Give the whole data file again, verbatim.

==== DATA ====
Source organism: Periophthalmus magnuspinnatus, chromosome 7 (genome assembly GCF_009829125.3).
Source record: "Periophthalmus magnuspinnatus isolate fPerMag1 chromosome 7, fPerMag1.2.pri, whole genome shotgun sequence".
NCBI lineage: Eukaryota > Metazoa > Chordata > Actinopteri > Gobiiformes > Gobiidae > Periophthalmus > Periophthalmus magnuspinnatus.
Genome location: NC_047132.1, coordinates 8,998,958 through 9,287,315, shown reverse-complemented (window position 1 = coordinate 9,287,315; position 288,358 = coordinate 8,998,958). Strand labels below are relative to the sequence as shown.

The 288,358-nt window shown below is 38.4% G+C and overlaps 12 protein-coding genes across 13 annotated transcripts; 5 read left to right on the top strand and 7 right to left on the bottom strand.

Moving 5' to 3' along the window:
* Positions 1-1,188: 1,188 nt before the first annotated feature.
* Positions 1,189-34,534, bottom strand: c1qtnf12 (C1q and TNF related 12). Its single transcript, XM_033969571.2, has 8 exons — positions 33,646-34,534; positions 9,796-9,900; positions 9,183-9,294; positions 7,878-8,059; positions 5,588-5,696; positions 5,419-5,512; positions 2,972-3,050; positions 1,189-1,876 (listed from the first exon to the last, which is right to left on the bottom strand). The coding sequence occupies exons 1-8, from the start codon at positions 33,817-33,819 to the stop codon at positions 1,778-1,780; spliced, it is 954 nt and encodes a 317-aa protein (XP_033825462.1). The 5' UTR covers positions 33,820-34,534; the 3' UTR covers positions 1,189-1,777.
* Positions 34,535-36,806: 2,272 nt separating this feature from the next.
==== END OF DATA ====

Source organism: Periophthalmus magnuspinnatus, chromosome 7 (genome assembly GCF_009829125.3).
Source record: "Periophthalmus magnuspinnatus isolate fPerMag1 chromosome 7, fPerMag1.2.pri, whole genome shotgun sequence".
NCBI lineage: Eukaryota > Metazoa > Chordata > Actinopteri > Gobiiformes > Gobiidae > Periophthalmus > Periophthalmus magnuspinnatus.
Genome location: NC_047132.1, coordinates 8,998,958 through 9,287,315, shown reverse-complemented (window position 1 = coordinate 9,287,315; position 288,358 = coordinate 8,998,958). Strand labels below are relative to the sequence as shown.

The 288,358-nt window shown below is 38.4% G+C and overlaps 12 protein-coding genes across 13 annotated transcripts; 5 read left to right on the top strand and 7 right to left on the bottom strand.

Moving 5' to 3' along the window:
* Positions 1-1,188: 1,188 nt before the first annotated feature.
* Positions 1,189-34,534, bottom strand: c1qtnf12 (C1q and TNF related 12). Its single transcript, XM_033969571.2, has 8 exons — positions 33,646-34,534; positions 9,796-9,900; positions 9,183-9,294; positions 7,878-8,059; positions 5,588-5,696; positions 5,419-5,512; positions 2,972-3,050; positions 1,189-1,876 (listed from the first exon to the last, which is right to left on the bottom strand). The coding sequence occupies exons 1-8, from the start codon at positions 33,817-33,819 to the stop codon at positions 1,778-1,780; spliced, it is 954 nt and encodes a 317-aa protein (XP_033825462.1). The 5' UTR covers positions 33,820-34,534; the 3' UTR covers positions 1,189-1,777.
* Positions 34,535-36,806: 2,272 nt separating this feature from the next.